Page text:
Vargas goes on to speak at length about transparency and how, as a journalist, it is easier for him to be transparent on the outside than in his personal life. Living as an undocumented person who works, pays taxes, and obeys laws also means not having the right to vote, drive, cross the border. It also means living with knowing you could be removed from the country and lose your job, relationships, family and friends overnight.
Transparency is complicated and has personal/private as well as public/political layers.
You’re going to grapple with transparency if you’re a political candidate, running a political campaign or working on an advocacy effort. Social media, the web and open data have all changed the public’s perception of how much and what kind of transparency is required.
Consistently opening up yourself (or your campaign), your ideas and beliefs, and your plans for putting those beliefs into action in the physical world invites others to do the same alongside you. It’s important to think about whether you really want that – and to commit to the level of transparency that you need.
Let’s strengthen organizations, raise more money and scale up impact by speeding up how we learn about and position membership programs.
A membership innovation community of practice will identify and speed understanding of what’s working, best practices and innovation across a broad range of communications, engagement, fundraising, and organizing activities in nonprofits, journalism, political campaigns and social-good business.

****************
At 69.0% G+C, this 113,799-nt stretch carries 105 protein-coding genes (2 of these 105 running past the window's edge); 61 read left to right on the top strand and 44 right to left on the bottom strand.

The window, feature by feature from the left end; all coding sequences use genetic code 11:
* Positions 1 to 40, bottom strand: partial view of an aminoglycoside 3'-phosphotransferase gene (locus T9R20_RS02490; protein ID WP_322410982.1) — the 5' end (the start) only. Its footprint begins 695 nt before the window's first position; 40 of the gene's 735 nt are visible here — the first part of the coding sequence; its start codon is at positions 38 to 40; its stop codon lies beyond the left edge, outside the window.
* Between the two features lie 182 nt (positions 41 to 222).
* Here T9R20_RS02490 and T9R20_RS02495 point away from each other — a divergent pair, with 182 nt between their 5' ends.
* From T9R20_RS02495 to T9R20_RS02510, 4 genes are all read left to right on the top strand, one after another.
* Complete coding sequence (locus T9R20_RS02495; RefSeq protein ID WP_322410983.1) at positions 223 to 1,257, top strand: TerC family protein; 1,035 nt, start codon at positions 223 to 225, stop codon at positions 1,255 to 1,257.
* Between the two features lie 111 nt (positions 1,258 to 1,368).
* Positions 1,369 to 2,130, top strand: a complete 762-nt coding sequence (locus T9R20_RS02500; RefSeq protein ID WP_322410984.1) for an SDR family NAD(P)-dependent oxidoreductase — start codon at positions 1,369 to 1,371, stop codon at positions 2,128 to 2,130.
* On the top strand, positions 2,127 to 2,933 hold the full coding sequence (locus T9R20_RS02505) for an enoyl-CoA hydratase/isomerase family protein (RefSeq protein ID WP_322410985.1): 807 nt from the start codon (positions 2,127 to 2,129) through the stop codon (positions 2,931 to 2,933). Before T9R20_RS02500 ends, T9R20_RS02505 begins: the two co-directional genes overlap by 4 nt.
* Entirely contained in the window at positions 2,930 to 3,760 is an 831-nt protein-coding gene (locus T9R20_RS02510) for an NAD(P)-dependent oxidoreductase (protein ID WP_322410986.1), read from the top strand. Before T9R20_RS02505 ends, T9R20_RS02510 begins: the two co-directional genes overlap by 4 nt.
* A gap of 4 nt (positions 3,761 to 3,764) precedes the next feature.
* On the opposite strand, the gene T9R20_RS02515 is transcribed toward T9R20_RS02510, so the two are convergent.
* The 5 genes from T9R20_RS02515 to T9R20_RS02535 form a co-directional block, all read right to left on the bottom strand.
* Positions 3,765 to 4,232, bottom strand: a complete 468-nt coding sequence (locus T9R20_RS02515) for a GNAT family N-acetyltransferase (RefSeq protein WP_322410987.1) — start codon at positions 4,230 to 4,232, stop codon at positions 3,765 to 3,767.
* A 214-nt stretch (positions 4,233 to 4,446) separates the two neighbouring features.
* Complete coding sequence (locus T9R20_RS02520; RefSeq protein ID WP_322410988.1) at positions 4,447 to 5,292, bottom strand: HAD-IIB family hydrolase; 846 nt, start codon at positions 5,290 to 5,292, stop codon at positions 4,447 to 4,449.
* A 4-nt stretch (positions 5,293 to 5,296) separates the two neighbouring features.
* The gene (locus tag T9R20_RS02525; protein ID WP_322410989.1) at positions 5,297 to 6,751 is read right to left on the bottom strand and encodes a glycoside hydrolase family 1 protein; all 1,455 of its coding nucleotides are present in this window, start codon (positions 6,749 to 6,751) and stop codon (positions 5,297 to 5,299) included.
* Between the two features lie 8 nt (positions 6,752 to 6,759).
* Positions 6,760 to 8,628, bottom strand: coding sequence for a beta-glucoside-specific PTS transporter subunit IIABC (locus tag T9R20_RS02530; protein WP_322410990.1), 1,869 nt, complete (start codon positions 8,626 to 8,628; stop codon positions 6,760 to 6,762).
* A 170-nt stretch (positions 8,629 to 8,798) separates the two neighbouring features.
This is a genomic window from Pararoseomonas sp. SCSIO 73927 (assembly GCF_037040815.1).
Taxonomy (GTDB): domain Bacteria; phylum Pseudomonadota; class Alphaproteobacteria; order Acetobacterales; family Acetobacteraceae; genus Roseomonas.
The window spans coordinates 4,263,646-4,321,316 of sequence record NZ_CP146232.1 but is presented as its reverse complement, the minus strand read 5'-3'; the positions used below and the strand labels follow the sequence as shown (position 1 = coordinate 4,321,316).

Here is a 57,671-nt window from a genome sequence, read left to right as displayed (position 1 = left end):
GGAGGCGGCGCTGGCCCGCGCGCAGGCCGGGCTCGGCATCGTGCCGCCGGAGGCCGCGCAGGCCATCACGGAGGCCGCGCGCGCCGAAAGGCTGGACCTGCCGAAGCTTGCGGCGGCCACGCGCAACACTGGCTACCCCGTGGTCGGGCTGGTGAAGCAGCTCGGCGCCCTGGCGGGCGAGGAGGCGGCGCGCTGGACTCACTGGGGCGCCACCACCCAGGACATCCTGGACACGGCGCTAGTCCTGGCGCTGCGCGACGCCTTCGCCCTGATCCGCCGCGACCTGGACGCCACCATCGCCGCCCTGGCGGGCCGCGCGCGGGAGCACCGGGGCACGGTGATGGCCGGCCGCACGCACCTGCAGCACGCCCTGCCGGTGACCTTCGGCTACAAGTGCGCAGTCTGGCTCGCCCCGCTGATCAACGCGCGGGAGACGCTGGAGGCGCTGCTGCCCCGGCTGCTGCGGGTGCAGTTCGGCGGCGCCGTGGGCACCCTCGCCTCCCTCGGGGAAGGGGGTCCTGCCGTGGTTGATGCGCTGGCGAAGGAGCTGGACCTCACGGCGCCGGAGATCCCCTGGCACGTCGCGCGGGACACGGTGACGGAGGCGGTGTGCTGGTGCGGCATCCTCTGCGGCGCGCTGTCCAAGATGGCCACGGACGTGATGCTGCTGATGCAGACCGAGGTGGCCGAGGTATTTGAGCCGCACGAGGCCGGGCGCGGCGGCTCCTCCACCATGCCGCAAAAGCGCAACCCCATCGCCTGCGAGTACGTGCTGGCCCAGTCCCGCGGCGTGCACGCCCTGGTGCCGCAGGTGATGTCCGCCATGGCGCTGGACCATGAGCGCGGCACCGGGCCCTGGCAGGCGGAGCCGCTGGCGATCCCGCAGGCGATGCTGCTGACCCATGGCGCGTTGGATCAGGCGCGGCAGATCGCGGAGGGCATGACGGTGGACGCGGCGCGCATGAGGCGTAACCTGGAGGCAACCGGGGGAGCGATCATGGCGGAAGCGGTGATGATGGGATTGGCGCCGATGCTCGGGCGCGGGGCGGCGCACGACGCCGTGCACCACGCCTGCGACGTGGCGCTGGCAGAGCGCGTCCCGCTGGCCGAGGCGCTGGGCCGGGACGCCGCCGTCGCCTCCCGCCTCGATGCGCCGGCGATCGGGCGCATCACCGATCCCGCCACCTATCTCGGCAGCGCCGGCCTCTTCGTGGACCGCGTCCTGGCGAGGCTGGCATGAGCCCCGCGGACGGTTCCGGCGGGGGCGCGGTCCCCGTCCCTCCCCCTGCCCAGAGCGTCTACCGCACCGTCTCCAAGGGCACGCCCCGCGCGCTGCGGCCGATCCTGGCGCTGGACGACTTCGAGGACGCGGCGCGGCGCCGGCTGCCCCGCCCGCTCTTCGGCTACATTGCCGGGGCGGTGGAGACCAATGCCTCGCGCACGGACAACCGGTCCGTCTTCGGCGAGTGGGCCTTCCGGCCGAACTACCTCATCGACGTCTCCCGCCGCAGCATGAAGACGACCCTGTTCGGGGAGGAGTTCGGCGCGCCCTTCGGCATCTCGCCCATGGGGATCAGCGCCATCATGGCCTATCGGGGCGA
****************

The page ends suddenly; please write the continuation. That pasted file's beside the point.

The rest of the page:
We believe membership – people joining, investing in, learning from, and acting in partnership with others – is (or could be) a strong framework for scaling deep and sustainable activism and healthier organizations. This brief provides a path towards testing that idea.
Membership is critical to sustaining relevance, revenue and sustainability.
Membership has a long, global history. Groups like the Sierra Club, Audubon Society, National Geographic, Consumers Union and League of Women Voters are membership based.
Labor unions are membership-driven as are cooperatives (local grocery co-ops, for example, and outdoor stores like REI in the United States and MEC in Canada).